Interview with Violin Competition Judge: Chen Rutang

July 24, 2008 Updated: December 28, 2008

NEW YORK—During the rehearsals of NTDTV’s Chinese International Violin Competition, Chen Rutang, conductor of the Divine Performing Arts Orchestra and one of the judges of the competition, talked about the aims and intentions of the musical event, taking place from July 25th to 27th in New York City’s Town Hall Foundation.

Epoch Times (ET): Mr. Chen, you are one of the judges in NTDTV’s first International Violin Competition. Where do the judges come from?

Chen Rutang (CR): Most of them are well known violinists themselves. Half of them are ethnic Chinese, the other half are Westerners.

ET: What is your goal for hosting this competition?

CR: We do have expectations and results we want to achieve. The first is to create a platform for Asian and Chinese violinists to meet with each other and share their experiences. Our second wish is to discover hidden treasures—unknown great violinists.

ET: What is the intention of this especially Chinese violin competition?

CR: The violin became very popular among different cultures and nationalities and many of them made it a part of their own culture. Although the violin is a Western instrument, there have been a lot of Chinese violin players that became very famous, and in the violin section of the great Western philharmonic orchestras you can see a growing Asian presence. Still only a limited number of them are Chinese.

In hosting this competition, we want to find talent and at the same time encourage more Chinese to become professional musicians.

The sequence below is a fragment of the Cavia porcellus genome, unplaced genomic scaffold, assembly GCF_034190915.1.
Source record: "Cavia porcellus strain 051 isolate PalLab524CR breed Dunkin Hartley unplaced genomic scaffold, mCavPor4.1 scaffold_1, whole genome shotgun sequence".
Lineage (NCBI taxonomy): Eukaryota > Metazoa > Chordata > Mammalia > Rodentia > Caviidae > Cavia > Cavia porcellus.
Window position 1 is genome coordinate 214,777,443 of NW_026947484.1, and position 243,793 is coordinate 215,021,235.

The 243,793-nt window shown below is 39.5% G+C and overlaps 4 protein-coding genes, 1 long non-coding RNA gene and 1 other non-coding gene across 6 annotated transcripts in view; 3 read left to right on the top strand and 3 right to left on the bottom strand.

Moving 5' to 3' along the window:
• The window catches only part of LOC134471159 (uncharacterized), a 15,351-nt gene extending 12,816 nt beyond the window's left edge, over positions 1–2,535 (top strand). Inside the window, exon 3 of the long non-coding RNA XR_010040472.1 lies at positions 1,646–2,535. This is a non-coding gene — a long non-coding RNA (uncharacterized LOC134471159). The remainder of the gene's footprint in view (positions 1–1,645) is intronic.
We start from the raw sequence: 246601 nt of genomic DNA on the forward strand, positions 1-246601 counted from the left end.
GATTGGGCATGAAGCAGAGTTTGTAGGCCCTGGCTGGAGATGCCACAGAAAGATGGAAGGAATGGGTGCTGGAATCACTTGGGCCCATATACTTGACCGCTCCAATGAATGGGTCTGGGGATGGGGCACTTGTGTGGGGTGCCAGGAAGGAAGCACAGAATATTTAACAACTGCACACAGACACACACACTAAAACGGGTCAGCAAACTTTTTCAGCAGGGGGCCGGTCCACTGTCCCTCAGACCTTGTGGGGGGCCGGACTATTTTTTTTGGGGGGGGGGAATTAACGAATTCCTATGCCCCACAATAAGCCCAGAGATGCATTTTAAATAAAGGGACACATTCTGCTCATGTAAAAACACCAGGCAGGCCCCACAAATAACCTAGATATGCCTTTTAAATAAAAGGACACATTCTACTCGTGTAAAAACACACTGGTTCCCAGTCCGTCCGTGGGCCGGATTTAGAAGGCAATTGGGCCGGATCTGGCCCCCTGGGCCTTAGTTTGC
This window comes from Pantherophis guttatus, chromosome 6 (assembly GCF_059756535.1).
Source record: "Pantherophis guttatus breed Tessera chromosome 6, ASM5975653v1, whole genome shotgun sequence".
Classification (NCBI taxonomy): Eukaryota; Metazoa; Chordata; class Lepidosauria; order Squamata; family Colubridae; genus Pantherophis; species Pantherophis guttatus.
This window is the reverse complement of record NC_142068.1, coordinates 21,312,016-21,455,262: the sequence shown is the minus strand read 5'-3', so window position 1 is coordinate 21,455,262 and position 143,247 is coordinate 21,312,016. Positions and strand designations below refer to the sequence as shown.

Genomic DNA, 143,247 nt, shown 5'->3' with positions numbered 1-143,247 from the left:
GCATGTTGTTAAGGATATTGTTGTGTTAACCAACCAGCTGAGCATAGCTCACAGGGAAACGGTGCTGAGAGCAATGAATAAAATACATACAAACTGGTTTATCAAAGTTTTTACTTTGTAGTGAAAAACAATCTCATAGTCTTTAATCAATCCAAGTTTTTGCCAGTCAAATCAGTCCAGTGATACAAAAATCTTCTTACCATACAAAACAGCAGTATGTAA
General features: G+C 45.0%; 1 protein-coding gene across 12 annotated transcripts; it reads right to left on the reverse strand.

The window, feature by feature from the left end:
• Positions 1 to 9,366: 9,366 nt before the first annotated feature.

ET: What do you think makes the violin a beloved instrument all over the world?

CR: In the Western philharmonic orchestras the violin is a main character and leading instrument. For most people it sounds like the female voice. Cello, viola, and double bass all sound much like human singing. If you put all of them together, the ear picks up the violin the best, because its higher pitch is more audible to human ears. It’s similar to a mountain range. The top is always the most obvious.

ET: Do you think there is a special inner quality that the Chinese, due to their nation’s character, can contribute to the worldwide culture of violin performing?

CR: Definitely! Even in the same school you can hear the different interpretations of the music. Some Asian violinists were able to play like westerners, and I would say, it was their intention that made them play like Westerners, but they were not able to leave the little remaining part of their own culture behind.

If he’s playing Mozart, the personal image and feelings still come through the music. Therefore, in this competition we emphasize a good moral foundation, character and righteousness—that way, we believe, the music and message coming from the violin will be something positive.